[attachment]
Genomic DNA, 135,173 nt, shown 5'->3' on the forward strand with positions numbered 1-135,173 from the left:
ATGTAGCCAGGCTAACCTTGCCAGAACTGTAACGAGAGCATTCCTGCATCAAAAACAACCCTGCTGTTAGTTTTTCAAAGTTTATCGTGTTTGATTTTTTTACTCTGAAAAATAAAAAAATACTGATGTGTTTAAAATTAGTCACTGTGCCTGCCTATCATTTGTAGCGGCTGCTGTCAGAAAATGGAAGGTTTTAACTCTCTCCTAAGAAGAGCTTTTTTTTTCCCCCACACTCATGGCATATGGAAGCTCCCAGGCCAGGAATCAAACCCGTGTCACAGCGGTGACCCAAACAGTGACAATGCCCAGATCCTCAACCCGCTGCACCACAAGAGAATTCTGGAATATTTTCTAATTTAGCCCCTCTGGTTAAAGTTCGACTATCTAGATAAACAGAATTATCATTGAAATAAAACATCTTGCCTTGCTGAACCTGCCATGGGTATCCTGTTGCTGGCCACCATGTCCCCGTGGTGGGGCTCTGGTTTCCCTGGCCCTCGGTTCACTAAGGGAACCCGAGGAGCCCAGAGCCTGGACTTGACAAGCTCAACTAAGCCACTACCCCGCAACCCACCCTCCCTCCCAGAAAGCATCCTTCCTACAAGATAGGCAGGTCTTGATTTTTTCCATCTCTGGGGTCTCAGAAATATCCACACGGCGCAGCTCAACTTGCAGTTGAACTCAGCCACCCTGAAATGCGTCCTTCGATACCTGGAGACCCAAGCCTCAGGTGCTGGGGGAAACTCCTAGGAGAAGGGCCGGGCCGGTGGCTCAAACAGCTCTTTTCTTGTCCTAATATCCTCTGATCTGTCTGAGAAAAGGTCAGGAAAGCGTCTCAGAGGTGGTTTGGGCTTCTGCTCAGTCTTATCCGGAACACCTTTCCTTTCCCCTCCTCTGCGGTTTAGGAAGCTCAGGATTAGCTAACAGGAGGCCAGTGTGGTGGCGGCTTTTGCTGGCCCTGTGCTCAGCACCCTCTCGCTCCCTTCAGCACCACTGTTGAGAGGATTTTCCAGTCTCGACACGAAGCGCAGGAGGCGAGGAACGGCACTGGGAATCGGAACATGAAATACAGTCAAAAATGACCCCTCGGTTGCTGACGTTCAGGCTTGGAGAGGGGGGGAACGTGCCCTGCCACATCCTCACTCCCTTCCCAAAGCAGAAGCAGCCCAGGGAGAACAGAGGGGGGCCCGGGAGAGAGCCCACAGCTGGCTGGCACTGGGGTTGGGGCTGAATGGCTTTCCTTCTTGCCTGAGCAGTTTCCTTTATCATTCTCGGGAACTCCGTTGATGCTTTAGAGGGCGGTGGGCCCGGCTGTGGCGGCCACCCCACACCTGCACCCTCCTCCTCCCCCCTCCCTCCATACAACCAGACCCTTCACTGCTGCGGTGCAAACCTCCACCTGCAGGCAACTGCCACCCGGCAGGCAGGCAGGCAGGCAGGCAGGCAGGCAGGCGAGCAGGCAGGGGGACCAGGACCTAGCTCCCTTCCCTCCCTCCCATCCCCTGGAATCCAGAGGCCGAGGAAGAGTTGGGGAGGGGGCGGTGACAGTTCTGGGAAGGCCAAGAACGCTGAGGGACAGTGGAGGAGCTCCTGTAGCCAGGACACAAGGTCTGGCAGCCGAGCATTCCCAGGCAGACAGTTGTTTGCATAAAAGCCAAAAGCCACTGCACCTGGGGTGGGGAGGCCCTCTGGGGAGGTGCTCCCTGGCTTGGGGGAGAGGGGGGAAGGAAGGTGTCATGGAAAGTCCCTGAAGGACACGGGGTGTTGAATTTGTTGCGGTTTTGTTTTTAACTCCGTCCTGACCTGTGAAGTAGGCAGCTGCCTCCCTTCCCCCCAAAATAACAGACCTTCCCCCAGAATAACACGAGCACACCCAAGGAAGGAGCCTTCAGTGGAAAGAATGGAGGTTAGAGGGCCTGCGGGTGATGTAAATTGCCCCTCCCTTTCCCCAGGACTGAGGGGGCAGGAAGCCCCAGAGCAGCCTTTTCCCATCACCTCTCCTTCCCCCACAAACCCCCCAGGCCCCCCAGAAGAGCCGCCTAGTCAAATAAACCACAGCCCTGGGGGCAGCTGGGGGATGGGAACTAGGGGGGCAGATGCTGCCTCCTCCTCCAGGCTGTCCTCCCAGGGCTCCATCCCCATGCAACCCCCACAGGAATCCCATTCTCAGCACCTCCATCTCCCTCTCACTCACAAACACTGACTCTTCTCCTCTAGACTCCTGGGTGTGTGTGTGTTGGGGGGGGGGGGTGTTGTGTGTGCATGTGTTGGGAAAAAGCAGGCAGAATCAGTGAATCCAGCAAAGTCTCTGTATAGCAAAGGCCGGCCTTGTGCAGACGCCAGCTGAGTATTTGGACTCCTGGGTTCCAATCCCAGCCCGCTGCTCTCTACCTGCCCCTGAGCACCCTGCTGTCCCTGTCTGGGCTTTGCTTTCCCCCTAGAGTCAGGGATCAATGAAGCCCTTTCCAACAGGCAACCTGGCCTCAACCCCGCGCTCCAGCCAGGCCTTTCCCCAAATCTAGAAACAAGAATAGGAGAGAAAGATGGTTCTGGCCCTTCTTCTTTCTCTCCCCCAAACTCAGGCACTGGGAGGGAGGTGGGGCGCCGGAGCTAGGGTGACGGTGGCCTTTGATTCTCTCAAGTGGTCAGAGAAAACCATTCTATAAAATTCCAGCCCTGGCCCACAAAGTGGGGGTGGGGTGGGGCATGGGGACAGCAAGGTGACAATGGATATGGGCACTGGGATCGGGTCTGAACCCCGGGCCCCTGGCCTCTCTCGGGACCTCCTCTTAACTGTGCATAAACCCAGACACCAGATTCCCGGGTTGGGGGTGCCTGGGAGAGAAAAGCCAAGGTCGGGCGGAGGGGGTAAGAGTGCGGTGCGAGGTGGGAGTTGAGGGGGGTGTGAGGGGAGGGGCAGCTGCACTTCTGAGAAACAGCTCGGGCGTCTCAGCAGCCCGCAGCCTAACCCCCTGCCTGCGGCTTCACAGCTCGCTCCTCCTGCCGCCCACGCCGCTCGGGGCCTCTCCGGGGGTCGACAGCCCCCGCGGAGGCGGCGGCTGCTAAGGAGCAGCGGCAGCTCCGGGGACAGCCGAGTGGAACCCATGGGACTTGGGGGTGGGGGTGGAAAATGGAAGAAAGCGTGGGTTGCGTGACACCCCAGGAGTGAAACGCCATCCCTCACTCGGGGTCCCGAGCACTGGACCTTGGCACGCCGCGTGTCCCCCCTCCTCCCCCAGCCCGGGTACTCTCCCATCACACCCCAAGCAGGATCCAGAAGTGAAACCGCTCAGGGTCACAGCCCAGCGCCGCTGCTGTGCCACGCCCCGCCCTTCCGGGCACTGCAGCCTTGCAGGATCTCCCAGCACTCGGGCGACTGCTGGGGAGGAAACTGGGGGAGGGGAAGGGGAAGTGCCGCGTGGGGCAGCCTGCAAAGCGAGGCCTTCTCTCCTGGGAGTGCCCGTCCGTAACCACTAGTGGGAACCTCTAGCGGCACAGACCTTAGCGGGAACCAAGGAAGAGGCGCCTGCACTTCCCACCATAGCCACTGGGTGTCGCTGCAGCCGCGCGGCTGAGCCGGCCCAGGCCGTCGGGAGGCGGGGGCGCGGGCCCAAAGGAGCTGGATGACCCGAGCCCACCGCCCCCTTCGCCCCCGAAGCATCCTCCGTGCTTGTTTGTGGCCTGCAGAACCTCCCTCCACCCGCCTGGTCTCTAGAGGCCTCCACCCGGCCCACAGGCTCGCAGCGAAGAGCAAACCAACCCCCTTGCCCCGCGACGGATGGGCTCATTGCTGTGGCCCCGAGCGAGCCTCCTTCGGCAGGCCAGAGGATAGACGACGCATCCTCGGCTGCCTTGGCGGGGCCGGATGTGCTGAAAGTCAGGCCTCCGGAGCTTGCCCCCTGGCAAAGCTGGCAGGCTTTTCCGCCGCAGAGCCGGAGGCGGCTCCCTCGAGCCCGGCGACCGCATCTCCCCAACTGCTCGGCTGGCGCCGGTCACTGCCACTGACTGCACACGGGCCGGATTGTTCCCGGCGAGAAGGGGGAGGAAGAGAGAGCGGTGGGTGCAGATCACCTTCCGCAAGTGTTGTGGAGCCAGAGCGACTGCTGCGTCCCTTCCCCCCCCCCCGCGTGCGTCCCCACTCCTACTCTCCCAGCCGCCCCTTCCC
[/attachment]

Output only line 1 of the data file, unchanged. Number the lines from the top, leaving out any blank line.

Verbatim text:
Genomic DNA, 135,173 nt, shown 5'->3' on the forward strand with positions numbered 1-135,173 from the left: